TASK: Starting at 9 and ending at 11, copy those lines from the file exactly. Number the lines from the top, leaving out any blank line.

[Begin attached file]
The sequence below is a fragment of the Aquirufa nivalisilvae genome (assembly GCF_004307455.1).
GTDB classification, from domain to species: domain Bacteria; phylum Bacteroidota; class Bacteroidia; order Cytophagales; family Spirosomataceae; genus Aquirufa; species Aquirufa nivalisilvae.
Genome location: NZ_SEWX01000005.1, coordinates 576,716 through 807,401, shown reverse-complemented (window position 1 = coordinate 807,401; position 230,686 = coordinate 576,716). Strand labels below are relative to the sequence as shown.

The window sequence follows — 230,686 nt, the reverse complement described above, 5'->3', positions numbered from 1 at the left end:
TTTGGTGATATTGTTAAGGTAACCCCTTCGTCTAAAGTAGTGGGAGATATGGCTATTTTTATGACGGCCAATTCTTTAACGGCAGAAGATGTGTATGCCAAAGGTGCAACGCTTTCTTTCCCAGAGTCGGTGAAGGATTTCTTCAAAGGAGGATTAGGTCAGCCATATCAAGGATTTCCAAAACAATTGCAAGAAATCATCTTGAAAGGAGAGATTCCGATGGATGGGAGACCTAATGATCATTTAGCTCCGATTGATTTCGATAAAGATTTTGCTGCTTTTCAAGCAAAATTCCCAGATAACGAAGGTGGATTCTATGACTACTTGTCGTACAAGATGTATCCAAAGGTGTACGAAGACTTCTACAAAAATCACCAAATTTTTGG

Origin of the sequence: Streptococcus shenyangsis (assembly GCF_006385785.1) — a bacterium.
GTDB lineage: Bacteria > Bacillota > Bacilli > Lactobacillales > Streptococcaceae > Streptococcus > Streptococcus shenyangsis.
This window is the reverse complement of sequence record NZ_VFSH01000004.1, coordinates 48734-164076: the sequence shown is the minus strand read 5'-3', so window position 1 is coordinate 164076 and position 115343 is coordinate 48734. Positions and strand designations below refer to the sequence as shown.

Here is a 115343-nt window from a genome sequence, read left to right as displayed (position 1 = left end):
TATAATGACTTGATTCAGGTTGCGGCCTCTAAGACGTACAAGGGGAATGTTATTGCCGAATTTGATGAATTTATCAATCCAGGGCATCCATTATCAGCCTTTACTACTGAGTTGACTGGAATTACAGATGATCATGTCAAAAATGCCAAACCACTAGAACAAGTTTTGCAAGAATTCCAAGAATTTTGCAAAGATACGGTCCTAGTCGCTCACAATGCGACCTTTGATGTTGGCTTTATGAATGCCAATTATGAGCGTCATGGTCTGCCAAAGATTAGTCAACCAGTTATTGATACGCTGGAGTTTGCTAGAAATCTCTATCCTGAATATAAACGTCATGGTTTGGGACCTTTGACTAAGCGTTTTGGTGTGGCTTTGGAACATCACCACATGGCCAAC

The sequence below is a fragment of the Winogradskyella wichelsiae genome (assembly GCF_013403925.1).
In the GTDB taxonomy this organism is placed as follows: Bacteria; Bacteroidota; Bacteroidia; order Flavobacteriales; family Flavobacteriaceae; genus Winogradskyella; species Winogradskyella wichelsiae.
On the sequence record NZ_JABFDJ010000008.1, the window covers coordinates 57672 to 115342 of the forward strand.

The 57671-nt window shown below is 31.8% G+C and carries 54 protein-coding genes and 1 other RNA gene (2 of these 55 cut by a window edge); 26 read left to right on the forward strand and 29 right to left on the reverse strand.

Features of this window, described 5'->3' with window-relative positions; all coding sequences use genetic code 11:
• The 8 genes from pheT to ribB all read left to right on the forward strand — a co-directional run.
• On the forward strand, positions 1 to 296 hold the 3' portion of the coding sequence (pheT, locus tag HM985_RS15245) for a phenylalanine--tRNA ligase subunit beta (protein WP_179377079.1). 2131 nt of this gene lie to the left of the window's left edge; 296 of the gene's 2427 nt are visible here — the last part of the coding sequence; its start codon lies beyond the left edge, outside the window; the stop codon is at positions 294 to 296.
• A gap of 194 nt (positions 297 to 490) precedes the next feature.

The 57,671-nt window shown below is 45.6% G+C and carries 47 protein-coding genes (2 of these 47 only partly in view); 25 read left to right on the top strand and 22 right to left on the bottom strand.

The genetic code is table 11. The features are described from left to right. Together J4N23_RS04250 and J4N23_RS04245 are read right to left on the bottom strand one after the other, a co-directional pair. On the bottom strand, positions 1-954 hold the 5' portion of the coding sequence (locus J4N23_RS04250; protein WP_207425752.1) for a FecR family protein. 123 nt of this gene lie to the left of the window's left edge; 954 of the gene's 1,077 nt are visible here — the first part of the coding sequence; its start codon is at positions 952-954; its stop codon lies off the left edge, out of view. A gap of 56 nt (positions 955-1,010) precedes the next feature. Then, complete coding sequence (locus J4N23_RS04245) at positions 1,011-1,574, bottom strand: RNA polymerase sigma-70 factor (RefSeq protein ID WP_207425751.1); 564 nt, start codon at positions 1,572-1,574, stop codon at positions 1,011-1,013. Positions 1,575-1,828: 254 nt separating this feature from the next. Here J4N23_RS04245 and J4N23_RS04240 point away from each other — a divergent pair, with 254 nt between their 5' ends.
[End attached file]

Here is a 115343-nt window from a genome sequence, read left to right as displayed (position 1 = left end):
TATAATGACTTGATTCAGGTTGCGGCCTCTAAGACGTACAAGGGGAATGTTATTGCCGAATTTGATGAATTTATCAATCCAGGGCATCCATTATCAGCCTTTACTACTGAGTTGACTGGAATTACAGATGATCATGTCAAAAATGCCAAACCACTAGAACAAGTTTTGCAAGAATTCCAAGAATTTTGCAAAGATACGGTCCTAGTCGCTCACAATGCGACCTTTGATGTTGGCTTTATGAATGCCAATTATGAGCGTCATGGTCTGCCAAAGATTAGTCAACCAGTTATTGATACGCTGGAGTTTGCTAGAAATCTCTATCCTGAATATAAACGTCATGGTTTGGGACCTTTGACTAAGCGTTTTGGTGTGGCTTTGGAACATCACCACATGGCCAAC

The sequence below is a fragment of the Winogradskyella wichelsiae genome (assembly GCF_013403925.1).